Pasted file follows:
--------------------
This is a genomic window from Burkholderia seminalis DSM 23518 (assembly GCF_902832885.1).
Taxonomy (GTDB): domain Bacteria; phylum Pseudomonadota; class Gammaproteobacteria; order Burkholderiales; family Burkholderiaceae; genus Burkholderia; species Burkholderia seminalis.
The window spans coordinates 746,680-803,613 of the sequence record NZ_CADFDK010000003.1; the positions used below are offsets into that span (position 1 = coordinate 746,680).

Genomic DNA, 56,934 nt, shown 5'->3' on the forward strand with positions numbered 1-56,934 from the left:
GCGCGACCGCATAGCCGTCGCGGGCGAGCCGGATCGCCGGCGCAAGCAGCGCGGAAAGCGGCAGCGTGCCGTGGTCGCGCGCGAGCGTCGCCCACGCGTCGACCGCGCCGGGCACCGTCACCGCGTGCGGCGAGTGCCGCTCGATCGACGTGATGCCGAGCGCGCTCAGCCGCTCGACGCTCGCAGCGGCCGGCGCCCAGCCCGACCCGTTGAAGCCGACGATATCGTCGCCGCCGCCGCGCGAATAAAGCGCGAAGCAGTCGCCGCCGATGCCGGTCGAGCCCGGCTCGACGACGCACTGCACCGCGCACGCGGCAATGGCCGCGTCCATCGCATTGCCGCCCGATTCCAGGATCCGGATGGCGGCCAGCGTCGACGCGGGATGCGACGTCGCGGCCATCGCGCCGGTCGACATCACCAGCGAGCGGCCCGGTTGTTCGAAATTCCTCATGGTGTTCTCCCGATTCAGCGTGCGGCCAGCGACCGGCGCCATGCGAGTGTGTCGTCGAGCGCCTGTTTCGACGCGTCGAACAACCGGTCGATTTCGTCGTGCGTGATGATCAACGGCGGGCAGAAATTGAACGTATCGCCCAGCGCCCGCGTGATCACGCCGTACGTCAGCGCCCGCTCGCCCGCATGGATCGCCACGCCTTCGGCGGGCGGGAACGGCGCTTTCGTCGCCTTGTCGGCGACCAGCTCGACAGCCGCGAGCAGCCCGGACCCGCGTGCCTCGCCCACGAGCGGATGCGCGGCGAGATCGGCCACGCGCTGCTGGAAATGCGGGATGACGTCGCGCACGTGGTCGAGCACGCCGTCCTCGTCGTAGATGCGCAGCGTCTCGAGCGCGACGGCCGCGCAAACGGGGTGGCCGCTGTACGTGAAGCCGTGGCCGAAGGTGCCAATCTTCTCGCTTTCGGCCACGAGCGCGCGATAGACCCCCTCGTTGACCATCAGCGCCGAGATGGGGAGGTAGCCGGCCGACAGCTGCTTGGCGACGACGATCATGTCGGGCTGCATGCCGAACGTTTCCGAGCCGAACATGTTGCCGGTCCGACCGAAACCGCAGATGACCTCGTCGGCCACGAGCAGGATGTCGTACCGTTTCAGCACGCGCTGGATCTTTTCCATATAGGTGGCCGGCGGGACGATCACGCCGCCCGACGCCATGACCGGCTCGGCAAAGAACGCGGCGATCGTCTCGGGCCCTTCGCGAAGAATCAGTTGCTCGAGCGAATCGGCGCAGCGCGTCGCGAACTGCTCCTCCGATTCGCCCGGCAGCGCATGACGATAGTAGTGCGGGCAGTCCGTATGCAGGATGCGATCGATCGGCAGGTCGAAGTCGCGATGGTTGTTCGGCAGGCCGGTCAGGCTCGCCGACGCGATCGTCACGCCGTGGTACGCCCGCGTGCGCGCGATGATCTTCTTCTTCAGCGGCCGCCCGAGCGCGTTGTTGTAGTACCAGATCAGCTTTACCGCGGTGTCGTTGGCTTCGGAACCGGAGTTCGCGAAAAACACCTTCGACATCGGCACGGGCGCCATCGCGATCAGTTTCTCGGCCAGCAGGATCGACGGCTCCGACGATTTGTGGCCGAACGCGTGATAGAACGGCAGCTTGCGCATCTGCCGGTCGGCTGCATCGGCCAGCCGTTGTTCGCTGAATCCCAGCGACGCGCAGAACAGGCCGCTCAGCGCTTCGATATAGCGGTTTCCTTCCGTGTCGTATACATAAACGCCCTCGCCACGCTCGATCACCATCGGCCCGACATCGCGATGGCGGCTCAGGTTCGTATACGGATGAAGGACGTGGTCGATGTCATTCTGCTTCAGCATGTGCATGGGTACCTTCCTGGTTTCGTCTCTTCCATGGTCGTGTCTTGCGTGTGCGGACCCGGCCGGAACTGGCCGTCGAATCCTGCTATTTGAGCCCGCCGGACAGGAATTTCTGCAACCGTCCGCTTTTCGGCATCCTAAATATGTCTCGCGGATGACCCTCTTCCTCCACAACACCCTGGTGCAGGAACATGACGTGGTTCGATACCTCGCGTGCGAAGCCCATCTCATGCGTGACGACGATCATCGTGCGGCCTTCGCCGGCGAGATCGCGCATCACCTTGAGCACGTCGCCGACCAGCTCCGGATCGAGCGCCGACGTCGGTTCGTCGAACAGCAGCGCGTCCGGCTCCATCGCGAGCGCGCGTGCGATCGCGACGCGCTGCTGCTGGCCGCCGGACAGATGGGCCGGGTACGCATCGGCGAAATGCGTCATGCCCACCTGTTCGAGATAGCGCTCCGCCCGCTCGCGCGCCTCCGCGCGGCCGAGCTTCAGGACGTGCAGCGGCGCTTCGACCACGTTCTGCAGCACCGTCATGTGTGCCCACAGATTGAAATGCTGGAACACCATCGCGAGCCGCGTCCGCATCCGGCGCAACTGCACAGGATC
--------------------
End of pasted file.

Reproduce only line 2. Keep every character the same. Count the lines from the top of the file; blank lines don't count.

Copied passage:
Taxonomy (GTDB): domain Bacteria; phylum Pseudomonadota; class Gammaproteobacteria; order Burkholderiales; family Burkholderiaceae; genus Burkholderia; species Burkholderia seminalis.